Cells selected for a biopsy are scanned by Digital Pathology, a program developed by Unim. Source: ShutterStock/Legion MediaShutter Stock/Legion Media
The Unim Project offers patients in Russia the chance to have medical care at the best foreign laboratories. The number of orders is increasing by 10% each month, and the number of users is about several hundred. Patients receive the results by e-mail within two or three days, and the service costs between $170 and $230.
“In about 40-45 percent of cases, physicians make mistakes diagnosing the exact type of cancer cells, and thus prescribe the wrong kind of treatment, which often leads to a patient’s untimely death”, said Aleksey Remez, founder of Unim. “The main reason for these mistakes is an insufficient number of qualified professionals. As a result, patients must travel long distances and spend a lot of money to see a competent doctor.”
Remez points out that with his service Russian patients will pay much less than a trip abroad to visit specialists. The entrepreneur plans to create a library to store descriptions of all types of cancer with illustrations of the cancer cells. The program will be used by physicians as a diagnostic tool.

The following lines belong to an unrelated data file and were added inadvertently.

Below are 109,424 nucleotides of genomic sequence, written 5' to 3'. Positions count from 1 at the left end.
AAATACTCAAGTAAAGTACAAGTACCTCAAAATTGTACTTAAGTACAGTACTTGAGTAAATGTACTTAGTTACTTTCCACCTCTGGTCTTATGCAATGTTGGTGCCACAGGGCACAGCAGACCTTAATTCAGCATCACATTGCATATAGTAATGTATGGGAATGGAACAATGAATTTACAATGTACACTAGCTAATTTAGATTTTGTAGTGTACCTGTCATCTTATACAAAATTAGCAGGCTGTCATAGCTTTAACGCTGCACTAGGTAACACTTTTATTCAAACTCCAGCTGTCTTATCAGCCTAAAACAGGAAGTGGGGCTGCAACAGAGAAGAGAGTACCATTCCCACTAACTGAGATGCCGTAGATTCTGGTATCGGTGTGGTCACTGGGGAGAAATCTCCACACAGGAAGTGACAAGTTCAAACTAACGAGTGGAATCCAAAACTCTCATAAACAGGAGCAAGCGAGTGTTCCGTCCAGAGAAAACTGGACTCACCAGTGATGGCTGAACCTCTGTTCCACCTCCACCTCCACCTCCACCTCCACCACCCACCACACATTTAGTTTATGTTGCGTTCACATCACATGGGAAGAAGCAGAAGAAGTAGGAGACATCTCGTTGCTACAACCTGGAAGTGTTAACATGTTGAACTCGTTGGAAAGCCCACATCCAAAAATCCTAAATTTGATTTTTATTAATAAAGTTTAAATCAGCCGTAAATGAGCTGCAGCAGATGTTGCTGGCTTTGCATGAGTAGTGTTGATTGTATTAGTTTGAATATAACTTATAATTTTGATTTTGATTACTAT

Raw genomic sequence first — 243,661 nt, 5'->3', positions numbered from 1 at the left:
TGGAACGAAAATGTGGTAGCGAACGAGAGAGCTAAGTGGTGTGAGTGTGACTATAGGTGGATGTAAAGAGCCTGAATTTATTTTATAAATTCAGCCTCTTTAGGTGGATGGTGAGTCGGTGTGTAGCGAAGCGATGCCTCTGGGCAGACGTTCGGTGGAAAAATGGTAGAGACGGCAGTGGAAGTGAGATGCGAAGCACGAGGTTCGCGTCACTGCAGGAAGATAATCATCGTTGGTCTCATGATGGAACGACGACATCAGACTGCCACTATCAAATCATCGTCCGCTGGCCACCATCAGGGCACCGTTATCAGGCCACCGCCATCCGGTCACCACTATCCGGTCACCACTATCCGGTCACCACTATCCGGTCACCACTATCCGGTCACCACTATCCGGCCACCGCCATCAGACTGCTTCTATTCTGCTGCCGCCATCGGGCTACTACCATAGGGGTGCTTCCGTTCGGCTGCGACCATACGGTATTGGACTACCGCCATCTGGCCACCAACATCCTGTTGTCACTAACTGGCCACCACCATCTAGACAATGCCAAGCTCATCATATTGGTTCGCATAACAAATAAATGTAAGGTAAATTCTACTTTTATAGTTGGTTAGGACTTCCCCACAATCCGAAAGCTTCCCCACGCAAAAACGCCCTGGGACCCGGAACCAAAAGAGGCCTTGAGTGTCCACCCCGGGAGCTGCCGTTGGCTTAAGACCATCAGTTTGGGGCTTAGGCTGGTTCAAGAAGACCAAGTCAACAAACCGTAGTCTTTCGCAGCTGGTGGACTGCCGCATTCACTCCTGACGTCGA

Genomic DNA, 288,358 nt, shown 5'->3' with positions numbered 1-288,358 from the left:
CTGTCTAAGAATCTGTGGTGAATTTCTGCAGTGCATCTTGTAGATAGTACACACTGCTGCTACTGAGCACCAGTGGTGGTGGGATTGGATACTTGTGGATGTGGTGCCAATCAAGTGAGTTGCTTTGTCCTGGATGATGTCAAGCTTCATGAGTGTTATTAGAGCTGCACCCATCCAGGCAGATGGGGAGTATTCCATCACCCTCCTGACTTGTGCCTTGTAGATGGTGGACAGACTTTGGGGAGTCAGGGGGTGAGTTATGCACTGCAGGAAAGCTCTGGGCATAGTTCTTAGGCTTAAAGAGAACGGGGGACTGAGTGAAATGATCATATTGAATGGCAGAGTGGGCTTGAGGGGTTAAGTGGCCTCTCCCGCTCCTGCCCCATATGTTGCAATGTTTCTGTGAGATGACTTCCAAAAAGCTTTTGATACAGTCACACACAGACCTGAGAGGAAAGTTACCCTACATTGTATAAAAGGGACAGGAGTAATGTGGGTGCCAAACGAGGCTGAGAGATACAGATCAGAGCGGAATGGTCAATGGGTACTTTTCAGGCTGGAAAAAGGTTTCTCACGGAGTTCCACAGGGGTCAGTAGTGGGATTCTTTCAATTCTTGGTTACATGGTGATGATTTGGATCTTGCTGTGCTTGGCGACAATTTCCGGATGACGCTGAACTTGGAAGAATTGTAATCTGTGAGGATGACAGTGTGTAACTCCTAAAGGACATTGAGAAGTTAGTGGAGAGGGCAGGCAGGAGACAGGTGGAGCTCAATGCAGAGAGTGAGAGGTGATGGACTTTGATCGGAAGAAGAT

“Presently, science knows more than 20 kinds of cancer cells and about 1,000 types of cancer, and for each of them there is a specific strategy of treatment,'' said Remez. ``An incorrect classifying of the cells leads to the wrong treatment, and deprives the patient of the chance to survive. Our technology gives Russian patients access to world-class laboratories and specialists that very quickly can provide a diagnosis and recommend the appropriate treatment”.
Cells selected for a biopsy are scanned by a program developed by Unim. They are stored by cloud technology and transmitted through the Internet to a foreign laboratory where a group of physicians study the images and reach a conclusion. This service is basically a delivery system for the materials being tested, but a much faster one.
According to Remez, the service is already connected to 10 laboratories abroad and 20 in Russia. On the whole, the project involves 90 physicians. Remez said the service will be useful also for medical centers because they can use it for consultations, conferences, and the management of archival information.
In the U.S. and Europe, the project is used by some best international labs, such as the Memorial Sloan Kettering Cancer Center in the U.S., the Institute of Cancer and Genetics in the UK, and the University of Bologna in Italy.
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